Salmon Chowder
Serves 4
1 1/2 TBLS butter
1 onion
1 leek, minced
1 small fennel bulb, minced
2 1/2 TBLS flour
1 3/4 quarts fish stock
2 potatoes, cut into 1/2-inch cubes
1 lb boneless, skinless salmon, cut into cubes
3/4 cup milk
1/2 cup whipping cream
2 TBLS chopped fresh dill
salt and freshly ground black pepper.

Melt the butter and add the next 3 ingredients. Cook on medium for 5-8 minutes. Stir in the flour and lower the heat and cook another 3 minutes. Add the fish stock and potatoes. Bring to a boil and lower heat. Cover and simmer 20 minutes. Add the salmon and simmer 3-5 minutes. Stir in the milk, cream and dill. Cook until heated but do not boil.
Note: I added a bit of organic chicken stock and substituted fat-free half & half for the cream. The fish stock is about $1 more than organic chicken stock. I think it would still be good with chicken stock.

Be sure to wash the leeks thoroughly. I usually wash them first, chop them and then rinse again with a strainer.

Chop the fennel, onion and leek in the same size pieces. I used a little food processor but that is not necessary. They are so pretty.

Skinning the fish was difficult for me but only because I have never done it before. All you fishing people out there have done this a thousand times! I did know enough to sharpen my knife. I did find that  I got better results holding down one end of the filet. Chop the salmon into bite-size pieces. It will fall apart in the soup anyway. Do give this soup a try. Let me know how you like it. It makes enough for two meals maybe even a third if I add a salad. We had sourdough bread and a nice red wine  with our soup.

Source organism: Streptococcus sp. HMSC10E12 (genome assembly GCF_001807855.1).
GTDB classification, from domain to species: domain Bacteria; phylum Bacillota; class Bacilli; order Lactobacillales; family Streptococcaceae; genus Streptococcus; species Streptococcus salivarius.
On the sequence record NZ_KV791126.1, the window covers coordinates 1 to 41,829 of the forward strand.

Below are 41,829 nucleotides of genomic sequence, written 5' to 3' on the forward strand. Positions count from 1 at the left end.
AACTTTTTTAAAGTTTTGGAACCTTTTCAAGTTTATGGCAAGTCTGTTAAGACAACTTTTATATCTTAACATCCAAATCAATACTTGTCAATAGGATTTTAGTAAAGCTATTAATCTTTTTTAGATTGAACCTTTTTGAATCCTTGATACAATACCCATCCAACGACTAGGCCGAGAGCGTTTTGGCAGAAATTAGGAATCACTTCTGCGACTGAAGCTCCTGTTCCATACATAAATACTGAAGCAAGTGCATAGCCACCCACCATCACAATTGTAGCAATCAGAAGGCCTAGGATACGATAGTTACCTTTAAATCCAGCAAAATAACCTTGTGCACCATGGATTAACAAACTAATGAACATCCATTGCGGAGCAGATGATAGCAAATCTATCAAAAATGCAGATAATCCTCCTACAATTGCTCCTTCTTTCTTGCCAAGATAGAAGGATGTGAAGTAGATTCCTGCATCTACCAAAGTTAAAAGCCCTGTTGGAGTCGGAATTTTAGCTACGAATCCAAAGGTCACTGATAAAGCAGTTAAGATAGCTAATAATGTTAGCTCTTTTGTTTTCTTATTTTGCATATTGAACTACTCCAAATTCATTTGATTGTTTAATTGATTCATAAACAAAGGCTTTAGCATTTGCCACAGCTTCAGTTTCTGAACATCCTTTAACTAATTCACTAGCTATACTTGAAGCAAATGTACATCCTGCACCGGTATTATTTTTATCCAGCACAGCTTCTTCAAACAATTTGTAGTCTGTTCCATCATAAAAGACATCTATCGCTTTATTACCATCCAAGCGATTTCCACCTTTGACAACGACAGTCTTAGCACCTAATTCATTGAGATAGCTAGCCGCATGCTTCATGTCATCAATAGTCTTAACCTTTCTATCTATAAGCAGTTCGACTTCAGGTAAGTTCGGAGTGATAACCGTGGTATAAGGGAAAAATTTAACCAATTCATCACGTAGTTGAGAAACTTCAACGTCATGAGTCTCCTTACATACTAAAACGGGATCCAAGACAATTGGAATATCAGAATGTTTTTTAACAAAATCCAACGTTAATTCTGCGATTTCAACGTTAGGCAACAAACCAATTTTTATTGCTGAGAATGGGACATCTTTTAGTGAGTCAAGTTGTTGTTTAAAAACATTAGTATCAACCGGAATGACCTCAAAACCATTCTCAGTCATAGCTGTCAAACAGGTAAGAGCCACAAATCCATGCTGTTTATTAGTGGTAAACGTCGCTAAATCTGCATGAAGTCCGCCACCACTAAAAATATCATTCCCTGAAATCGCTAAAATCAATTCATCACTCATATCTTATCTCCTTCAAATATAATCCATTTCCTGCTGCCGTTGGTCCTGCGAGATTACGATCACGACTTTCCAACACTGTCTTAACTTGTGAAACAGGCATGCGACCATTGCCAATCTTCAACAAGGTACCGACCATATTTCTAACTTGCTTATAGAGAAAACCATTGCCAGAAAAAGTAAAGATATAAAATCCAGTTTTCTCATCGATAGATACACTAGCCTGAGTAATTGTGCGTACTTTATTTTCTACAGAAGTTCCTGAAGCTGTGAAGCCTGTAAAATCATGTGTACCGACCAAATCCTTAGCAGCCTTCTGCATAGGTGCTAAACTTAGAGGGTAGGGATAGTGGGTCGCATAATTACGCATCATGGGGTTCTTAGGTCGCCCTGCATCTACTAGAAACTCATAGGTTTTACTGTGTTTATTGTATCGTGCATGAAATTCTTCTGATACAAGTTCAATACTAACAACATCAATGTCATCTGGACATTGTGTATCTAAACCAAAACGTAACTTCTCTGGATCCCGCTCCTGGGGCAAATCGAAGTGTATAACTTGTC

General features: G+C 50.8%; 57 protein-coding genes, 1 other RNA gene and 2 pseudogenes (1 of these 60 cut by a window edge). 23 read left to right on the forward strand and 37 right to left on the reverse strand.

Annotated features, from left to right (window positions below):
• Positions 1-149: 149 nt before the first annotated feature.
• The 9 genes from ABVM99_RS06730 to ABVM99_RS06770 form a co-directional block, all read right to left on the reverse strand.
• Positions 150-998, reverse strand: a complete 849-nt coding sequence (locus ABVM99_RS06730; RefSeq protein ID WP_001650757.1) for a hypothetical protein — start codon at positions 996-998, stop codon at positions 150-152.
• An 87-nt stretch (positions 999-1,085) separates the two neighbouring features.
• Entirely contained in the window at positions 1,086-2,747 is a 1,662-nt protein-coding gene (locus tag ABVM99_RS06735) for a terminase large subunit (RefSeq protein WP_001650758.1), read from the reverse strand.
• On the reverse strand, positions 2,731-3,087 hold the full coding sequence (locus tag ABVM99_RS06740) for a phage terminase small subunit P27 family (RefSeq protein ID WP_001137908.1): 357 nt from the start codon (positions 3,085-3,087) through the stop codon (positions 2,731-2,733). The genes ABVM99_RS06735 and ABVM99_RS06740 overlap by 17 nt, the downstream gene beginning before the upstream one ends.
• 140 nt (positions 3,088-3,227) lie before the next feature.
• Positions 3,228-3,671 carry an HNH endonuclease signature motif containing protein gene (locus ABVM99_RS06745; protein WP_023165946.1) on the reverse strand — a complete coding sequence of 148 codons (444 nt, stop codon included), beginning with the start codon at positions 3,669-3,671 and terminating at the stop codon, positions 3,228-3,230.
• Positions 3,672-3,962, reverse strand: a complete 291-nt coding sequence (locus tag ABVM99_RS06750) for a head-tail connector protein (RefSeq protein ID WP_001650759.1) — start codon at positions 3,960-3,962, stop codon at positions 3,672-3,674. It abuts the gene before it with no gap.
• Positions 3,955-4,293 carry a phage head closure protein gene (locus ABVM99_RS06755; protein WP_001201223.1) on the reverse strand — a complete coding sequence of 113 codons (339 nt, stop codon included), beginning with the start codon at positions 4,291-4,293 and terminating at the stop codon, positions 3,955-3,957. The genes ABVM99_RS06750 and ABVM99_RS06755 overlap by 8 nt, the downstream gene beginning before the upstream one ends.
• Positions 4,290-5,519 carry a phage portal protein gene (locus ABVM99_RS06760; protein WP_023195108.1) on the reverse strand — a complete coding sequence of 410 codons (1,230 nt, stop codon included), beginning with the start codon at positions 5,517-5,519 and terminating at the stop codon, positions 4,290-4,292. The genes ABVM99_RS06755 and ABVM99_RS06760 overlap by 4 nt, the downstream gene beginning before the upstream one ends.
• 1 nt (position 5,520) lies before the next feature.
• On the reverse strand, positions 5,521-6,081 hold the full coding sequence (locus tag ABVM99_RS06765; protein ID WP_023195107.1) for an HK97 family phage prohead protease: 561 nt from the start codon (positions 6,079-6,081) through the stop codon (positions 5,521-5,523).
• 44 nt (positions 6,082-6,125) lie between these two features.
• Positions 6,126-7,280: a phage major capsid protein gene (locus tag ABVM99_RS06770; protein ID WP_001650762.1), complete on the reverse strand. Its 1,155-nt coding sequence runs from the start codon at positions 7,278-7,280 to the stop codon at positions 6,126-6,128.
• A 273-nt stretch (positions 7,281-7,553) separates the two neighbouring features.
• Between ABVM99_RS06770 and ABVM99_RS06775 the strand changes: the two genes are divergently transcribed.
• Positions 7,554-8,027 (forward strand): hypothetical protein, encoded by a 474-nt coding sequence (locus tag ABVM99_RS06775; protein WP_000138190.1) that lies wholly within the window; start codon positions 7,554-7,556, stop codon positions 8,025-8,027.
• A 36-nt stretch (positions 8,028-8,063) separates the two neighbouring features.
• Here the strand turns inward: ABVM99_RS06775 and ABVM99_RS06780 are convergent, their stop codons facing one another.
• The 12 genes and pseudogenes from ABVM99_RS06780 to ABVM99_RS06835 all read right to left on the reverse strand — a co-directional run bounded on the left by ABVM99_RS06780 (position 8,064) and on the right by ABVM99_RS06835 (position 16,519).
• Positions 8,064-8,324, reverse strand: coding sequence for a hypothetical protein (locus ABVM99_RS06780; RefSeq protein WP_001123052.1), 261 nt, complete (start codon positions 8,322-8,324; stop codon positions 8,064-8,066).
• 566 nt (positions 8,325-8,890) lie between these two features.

Not much went to waste...even Duke loved the salmon skin!

Don't forget to cover your plants tonight and bring your pets in. It will be freezing most evenings this week. Until next time...cook something...eat a meal with family...take a walk...brrrrrrrr!!!